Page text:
An omission bias refers to deliberately omitting information and only presenting one side of a story. This is a common way the media can be biased and is less noticeable. For example, some media companies will discuss a conflict from only one side. They will discuss the events in a way that focuses on the suffering of one group and ignores the suffering of another group. This is often done for political reasons and to justify government or societal behaviour. Omission bias can either refer to one specific event or the reporting of events over time. For example, in the context mentioned above, a news agency could choose to only report attacks committed by one side of the conflict and omit evidence of attacks committed by the other side. This is a choice to ignore facts that could disprove or balance the reporting. This can be conscious or unconscious, depending on the writer’s understanding of the topic they are reporting on.

Source selection bias

Source selection bias refers to who the media chooses to display and who they designate as an expert. For example, if a news channel is broadcasting a piece about war and only speaks to representatives from one side of the conflict, This would be the side they support and the sources they choose will only tell one side of the story. It may also introduce them as official members of parliament or similar, which gives them perceived legitimacy.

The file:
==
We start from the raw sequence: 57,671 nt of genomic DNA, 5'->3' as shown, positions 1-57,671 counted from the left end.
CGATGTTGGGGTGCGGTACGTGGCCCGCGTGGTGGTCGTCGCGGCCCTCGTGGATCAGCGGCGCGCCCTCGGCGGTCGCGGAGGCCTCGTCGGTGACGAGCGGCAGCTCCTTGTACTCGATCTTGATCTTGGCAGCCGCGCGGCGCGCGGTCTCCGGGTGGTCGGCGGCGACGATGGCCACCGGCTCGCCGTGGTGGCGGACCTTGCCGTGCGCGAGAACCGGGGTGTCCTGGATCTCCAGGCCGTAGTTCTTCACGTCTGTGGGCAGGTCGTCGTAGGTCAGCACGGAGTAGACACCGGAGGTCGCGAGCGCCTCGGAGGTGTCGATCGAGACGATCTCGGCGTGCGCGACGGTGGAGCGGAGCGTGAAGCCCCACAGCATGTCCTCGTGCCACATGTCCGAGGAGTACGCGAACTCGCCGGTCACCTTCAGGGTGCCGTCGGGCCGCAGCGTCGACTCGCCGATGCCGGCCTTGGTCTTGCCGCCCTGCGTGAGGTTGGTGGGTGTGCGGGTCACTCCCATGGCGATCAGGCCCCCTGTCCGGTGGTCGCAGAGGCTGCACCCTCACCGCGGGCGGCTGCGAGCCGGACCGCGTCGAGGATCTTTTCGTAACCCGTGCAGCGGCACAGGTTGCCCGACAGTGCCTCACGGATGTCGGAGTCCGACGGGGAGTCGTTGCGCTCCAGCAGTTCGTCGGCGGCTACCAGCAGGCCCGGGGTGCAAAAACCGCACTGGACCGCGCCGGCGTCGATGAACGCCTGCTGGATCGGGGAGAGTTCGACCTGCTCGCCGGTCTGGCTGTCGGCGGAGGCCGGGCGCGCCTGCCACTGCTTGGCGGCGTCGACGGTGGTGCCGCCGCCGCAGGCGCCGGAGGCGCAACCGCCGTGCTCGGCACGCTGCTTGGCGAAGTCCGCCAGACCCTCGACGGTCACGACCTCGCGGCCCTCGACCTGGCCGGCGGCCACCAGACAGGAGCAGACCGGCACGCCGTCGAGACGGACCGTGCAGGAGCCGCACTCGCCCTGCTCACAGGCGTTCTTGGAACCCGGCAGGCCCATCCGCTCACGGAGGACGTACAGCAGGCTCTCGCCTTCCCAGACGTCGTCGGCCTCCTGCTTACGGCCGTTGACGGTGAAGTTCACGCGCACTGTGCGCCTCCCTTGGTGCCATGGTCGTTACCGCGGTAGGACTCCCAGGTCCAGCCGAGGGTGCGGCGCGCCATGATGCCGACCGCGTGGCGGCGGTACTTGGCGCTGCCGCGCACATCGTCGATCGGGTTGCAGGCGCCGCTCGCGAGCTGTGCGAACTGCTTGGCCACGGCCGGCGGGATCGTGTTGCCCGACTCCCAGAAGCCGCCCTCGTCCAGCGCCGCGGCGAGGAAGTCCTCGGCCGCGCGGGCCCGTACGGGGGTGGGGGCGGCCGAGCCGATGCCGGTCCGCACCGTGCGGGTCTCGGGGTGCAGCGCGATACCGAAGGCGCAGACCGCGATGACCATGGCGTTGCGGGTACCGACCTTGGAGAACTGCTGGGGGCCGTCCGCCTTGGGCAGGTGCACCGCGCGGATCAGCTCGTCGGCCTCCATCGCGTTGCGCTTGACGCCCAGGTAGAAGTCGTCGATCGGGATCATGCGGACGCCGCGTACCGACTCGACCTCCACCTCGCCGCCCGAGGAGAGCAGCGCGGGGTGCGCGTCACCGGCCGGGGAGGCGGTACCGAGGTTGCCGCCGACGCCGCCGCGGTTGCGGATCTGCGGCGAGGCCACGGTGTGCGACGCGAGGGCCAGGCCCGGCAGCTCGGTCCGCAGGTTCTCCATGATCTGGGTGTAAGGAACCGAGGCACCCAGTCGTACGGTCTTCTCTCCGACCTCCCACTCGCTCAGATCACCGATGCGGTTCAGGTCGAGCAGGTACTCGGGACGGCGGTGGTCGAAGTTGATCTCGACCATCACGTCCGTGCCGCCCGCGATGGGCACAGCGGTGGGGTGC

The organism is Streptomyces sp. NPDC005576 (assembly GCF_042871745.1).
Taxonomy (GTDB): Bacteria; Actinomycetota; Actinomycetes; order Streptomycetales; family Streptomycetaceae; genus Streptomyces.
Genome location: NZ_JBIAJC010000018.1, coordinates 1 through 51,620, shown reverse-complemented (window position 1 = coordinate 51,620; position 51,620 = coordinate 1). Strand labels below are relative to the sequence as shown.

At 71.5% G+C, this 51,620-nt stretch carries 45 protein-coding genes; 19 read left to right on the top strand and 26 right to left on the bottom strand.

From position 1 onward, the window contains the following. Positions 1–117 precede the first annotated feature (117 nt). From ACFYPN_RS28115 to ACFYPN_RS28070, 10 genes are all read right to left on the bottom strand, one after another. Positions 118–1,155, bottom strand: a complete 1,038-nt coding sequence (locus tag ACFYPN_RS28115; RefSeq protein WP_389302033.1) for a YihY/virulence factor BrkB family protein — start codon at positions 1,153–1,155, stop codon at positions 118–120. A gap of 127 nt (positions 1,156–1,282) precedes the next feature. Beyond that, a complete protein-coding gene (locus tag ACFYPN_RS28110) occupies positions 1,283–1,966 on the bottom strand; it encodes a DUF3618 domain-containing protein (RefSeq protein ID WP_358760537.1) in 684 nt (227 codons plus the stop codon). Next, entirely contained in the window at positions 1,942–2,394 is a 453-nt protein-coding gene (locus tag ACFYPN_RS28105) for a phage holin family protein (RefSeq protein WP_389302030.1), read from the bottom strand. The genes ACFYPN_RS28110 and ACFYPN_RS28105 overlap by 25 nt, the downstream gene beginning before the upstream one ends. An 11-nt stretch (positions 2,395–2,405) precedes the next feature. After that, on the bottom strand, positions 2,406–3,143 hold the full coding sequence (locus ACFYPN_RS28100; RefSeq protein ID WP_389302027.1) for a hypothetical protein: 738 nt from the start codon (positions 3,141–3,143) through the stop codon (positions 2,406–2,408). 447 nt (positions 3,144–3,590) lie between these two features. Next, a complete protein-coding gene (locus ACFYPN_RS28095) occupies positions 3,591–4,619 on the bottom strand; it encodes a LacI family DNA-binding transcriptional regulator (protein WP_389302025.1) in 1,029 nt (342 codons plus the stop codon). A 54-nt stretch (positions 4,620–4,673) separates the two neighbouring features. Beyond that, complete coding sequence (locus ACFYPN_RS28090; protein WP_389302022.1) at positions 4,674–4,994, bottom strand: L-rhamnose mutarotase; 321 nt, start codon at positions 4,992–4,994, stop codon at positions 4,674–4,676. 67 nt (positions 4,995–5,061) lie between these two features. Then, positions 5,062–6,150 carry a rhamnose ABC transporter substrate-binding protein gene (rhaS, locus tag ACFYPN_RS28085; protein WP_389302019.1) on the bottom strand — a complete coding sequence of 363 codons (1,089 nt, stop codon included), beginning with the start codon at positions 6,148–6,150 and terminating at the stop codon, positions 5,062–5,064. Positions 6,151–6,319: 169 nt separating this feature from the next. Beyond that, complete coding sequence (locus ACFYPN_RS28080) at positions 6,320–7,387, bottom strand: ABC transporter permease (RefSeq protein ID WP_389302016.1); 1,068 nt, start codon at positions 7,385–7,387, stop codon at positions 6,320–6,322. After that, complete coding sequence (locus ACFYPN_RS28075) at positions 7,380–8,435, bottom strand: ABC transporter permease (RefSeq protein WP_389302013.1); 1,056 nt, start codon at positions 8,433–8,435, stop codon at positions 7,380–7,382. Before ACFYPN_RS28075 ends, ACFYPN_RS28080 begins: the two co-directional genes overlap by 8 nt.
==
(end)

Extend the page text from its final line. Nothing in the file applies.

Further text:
An advanced version of this uses linguistic features to influence opinion. A news source could refer to one interviewee as their official title, which gives them prestige and biases the readers’ opinion to think of them as an expert source. In the same article, they could choose to call an opposing voice by their name. This is often subtle. If the article is about Covid-19, they could speak to two doctors in the same position who have different opinions. They could refer to one as a doctor and the other as someone who works at the hospital. While neither is a lie, the media source has displayed the information misleadingly.

Story selection bias